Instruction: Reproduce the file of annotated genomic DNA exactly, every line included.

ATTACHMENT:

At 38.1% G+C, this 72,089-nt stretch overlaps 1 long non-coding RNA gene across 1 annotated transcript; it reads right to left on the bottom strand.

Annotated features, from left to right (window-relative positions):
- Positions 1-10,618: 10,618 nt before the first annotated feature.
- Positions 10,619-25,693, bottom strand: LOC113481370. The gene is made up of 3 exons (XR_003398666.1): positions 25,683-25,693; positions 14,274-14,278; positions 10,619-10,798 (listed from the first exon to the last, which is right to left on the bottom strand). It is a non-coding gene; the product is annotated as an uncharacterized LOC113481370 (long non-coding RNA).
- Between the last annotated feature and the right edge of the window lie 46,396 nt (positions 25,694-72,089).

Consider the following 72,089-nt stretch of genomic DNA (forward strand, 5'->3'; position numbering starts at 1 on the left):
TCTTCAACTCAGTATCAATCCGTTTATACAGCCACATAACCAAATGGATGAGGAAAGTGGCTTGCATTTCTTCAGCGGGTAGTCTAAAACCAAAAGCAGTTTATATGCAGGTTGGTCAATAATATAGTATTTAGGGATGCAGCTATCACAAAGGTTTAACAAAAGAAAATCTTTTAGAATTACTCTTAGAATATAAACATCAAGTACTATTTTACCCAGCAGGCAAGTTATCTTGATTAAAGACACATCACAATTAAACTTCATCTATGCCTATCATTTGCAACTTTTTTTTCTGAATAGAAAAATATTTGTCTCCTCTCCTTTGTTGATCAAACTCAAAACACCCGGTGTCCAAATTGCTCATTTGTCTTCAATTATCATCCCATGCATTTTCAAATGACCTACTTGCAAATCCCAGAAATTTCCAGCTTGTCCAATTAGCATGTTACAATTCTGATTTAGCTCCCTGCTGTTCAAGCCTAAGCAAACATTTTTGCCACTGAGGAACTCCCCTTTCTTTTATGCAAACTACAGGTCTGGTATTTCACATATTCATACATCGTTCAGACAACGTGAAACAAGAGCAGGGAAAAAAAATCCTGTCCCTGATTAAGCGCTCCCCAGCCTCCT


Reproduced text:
At 38.1% G+C, this 72,089-nt stretch overlaps 1 long non-coding RNA gene across 1 annotated transcript; it reads right to left on the bottom strand.

Annotated features, from left to right (window-relative positions):
- Positions 1-10,618: 10,618 nt before the first annotated feature.
- Positions 10,619-25,693, bottom strand: LOC113481370. The gene is made up of 3 exons (XR_003398666.1): positions 25,683-25,693; positions 14,274-14,278; positions 10,619-10,798 (listed from the first exon to the last, which is right to left on the bottom strand). It is a non-coding gene; the product is annotated as an uncharacterized LOC113481370 (long non-coding RNA).
- Between the last annotated feature and the right edge of the window lie 46,396 nt (positions 25,694-72,089).

Consider the following 72,089-nt stretch of genomic DNA (forward strand, 5'->3'; position numbering starts at 1 on the left):
TCTTCAACTCAGTATCAATCCGTTTATACAGCCACATAACCAAATGGATGAGGAAAGTGGCTTGCATTTCTTCAGCGGGTAGTCTAAAACCAAAAGCAGTTTATATGCAGGTTGGTCAATAATATAGTATTTAGGGATGCAGCTATCACAAAGGTTTAACAAAAGAAAATCTTTTAGAATTACTCTTAGAATATAAACATCAAGTACTATTTTACCCAGCAGGCAAGTTATCTTGATTAAAGACACATCACAATTAAACTTCATCTATGCCTATCATTTGCAACTTTTTTTTCTGAATAGAAAAATATTTGTCTCCTCTCCTTTGTTGATCAAACTCAAAACACCCGGTGTCCAAATTGCTCATTTGTCTTCAATTATCATCCCATGCATTTTCAAATGACCTACTTGCAAATCCCAGAAATTTCCAGCTTGTCCAATTAGCATGTTACAATTCTGATTTAGCTCCCTGCTGTTCAAGCCTAAGCAAACATTTTTGCCACTGAGGAACTCCCCTTTCTTTTATGCAAACTACAGGTCTGGTATTTCACATATTCATACATCGTTCAGACAACGTGAAACAAGAGCAGGGAAAAAAAATCCTGTCCCTGATTAAGCGCTCCCCAGCCTCCT